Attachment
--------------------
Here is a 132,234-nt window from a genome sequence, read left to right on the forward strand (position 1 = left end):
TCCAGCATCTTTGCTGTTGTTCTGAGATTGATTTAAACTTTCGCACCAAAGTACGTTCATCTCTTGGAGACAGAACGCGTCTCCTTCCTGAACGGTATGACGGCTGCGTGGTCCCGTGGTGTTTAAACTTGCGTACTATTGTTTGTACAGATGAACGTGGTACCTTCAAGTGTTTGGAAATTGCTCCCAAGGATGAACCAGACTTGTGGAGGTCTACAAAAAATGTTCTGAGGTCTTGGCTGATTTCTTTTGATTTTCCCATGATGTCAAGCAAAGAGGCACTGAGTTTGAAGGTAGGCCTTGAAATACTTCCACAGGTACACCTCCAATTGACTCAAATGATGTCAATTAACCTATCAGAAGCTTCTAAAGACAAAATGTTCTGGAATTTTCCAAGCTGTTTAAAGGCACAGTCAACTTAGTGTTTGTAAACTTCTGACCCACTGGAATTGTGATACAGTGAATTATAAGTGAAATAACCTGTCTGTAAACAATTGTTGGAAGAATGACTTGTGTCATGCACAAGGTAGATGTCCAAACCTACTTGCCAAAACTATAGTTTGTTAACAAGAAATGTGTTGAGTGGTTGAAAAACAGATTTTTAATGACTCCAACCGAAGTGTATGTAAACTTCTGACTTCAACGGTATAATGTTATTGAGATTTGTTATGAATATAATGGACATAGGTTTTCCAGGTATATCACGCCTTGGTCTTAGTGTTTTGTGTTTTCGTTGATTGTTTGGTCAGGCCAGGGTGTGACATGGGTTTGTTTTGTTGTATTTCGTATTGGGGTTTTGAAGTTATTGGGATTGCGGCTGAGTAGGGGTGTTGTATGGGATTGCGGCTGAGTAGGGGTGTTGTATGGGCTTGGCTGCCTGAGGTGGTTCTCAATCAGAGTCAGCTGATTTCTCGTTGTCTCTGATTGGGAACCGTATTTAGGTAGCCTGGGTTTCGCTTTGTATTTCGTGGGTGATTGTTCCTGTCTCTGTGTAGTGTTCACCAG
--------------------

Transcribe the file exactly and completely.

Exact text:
Here is a 132,234-nt window from a genome sequence, read left to right on the forward strand (position 1 = left end):
TCCAGCATCTTTGCTGTTGTTCTGAGATTGATTTAAACTTTCGCACCAAAGTACGTTCATCTCTTGGAGACAGAACGCGTCTCCTTCCTGAACGGTATGACGGCTGCGTGGTCCCGTGGTGTTTAAACTTGCGTACTATTGTTTGTACAGATGAACGTGGTACCTTCAAGTGTTTGGAAATTGCTCCCAAGGATGAACCAGACTTGTGGAGGTCTACAAAAAATGTTCTGAGGTCTTGGCTGATTTCTTTTGATTTTCCCATGATGTCAAGCAAAGAGGCACTGAGTTTGAAGGTAGGCCTTGAAATACTTCCACAGGTACACCTCCAATTGACTCAAATGATGTCAATTAACCTATCAGAAGCTTCTAAAGACAAAATGTTCTGGAATTTTCCAAGCTGTTTAAAGGCACAGTCAACTTAGTGTTTGTAAACTTCTGACCCACTGGAATTGTGATACAGTGAATTATAAGTGAAATAACCTGTCTGTAAACAATTGTTGGAAGAATGACTTGTGTCATGCACAAGGTAGATGTCCAAACCTACTTGCCAAAACTATAGTTTGTTAACAAGAAATGTGTTGAGTGGTTGAAAAACAGATTTTTAATGACTCCAACCGAAGTGTATGTAAACTTCTGACTTCAACGGTATAATGTTATTGAGATTTGTTATGAATATAATGGACATAGGTTTTCCAGGTATATCACGCCTTGGTCTTAGTGTTTTGTGTTTTCGTTGATTGTTTGGTCAGGCCAGGGTGTGACATGGGTTTGTTTTGTTGTATTTCGTATTGGGGTTTTGAAGTTATTGGGATTGCGGCTGAGTAGGGGTGTTGTATGGGATTGCGGCTGAGTAGGGGTGTTGTATGGGCTTGGCTGCCTGAGGTGGTTCTCAATCAGAGTCAGCTGATTTCTCGTTGTCTCTGATTGGGAACCGTATTTAGGTAGCCTGGGTTTCGCTTTGTATTTCGTGGGTGATTGTTCCTGTCTCTGTGTAGTGTTCACCAG